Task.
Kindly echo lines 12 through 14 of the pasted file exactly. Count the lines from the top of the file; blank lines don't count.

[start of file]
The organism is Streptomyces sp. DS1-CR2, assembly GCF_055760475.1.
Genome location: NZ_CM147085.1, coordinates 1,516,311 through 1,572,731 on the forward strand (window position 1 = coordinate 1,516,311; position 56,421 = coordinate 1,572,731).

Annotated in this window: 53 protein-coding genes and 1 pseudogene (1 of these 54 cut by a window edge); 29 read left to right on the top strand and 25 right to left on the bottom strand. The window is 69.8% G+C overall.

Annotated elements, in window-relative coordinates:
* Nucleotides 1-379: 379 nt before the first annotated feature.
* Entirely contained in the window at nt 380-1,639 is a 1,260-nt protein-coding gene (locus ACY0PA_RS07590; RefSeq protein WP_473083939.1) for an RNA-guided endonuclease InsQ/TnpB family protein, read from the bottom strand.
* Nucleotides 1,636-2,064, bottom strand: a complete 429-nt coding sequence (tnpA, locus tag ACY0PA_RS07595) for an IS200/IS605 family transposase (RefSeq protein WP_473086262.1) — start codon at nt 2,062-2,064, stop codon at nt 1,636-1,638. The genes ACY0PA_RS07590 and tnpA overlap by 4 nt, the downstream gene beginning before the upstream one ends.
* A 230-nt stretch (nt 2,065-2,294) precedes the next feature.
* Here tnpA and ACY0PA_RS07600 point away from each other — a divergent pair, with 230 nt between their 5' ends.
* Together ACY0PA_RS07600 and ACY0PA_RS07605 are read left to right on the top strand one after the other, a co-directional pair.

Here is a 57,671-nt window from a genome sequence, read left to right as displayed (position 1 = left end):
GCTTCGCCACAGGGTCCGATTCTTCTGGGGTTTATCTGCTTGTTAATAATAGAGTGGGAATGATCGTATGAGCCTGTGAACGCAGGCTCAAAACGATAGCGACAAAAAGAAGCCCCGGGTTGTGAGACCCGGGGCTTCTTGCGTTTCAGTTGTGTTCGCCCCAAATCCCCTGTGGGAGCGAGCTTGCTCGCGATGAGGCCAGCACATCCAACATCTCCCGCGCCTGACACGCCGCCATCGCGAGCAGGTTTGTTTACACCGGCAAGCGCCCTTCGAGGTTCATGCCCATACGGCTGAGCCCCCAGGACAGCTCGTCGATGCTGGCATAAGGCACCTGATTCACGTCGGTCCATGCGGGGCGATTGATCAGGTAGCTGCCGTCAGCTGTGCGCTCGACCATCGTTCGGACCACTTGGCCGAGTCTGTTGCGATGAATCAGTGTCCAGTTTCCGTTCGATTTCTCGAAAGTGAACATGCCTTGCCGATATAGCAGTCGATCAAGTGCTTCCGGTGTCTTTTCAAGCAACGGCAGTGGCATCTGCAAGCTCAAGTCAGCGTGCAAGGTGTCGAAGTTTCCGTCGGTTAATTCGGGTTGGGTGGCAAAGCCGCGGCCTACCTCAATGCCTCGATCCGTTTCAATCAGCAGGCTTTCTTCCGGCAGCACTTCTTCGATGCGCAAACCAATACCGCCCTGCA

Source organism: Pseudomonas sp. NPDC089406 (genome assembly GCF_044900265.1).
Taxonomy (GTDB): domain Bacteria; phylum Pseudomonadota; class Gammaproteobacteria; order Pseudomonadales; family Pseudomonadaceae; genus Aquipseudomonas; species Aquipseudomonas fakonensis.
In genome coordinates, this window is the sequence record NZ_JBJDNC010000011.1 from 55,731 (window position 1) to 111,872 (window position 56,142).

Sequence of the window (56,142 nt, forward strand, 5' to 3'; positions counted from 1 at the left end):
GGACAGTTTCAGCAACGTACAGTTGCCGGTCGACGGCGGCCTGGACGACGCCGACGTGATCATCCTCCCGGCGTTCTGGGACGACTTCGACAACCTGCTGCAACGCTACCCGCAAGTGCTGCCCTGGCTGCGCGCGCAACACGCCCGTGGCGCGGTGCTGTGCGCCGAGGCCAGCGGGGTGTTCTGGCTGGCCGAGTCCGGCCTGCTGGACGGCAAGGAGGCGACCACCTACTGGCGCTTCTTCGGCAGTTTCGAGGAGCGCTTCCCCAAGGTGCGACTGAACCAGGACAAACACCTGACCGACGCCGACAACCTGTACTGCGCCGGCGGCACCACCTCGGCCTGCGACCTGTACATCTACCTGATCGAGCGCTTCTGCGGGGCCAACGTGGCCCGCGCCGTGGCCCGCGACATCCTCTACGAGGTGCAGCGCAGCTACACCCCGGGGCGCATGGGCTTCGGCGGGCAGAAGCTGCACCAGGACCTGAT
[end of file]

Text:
GCTTCGCCACAGGGTCCGATTCTTCTGGGGTTTATCTGCTTGTTAATAATAGAGTGGGAATGATCGTATGAGCCTGTGAACGCAGGCTCAAAACGATAGCGACAAAAAGAAGCCCCGGGTTGTGAGACCCGGGGCTTCTTGCGTTTCAGTTGTGTTCGCCCCAAATCCCCTGTGGGAGCGAGCTTGCTCGCGATGAGGCCAGCACATCCAACATCTCCCGCGCCTGACACGCCGCCATCGCGAGCAGGTTTGTTTACACCGGCAAGCGCCCTTCGAGGTTCATGCCCATACGGCTGAGCCCCCAGGACAGCTCGTCGATGCTGGCATAAGGCACCTGATTCACGTCGGTCCATGCGGGGCGATTGATCAGGTAGCTGCCGTCAGCTGTGCGCTCGACCATCGTTCGGACCACTTGGCCGAGTCTGTTGCGATGAATCAGTGTCCAGTTTCCGTTCGATTTCTCGAAAGTGAACATGCCTTGCCGATATAGCAGTCGATCAAGTGCTTCCGGTGTCTTTTCAAGCAACGGCAGTGGCATCTGCAAGCTCAAGTCAGCGTGCAAGGTGTCGAAGTTTCCGTCGGTTAATTCGGGTTGGGTGGCAAAGCCGCGGCCTACCTCAATGCCTCGATCCGTTTCAATCAGCAGGCTTTCTTCCGGCAGCACTTCTTCGATGCGCAAACCAATACCGCCCTGCA

Source organism: Pseudomonas sp. NPDC089406 (genome assembly GCF_044900265.1).
Taxonomy (GTDB): domain Bacteria; phylum Pseudomonadota; class Gammaproteobacteria; order Pseudomonadales; family Pseudomonadaceae; genus Aquipseudomonas; species Aquipseudomonas fakonensis.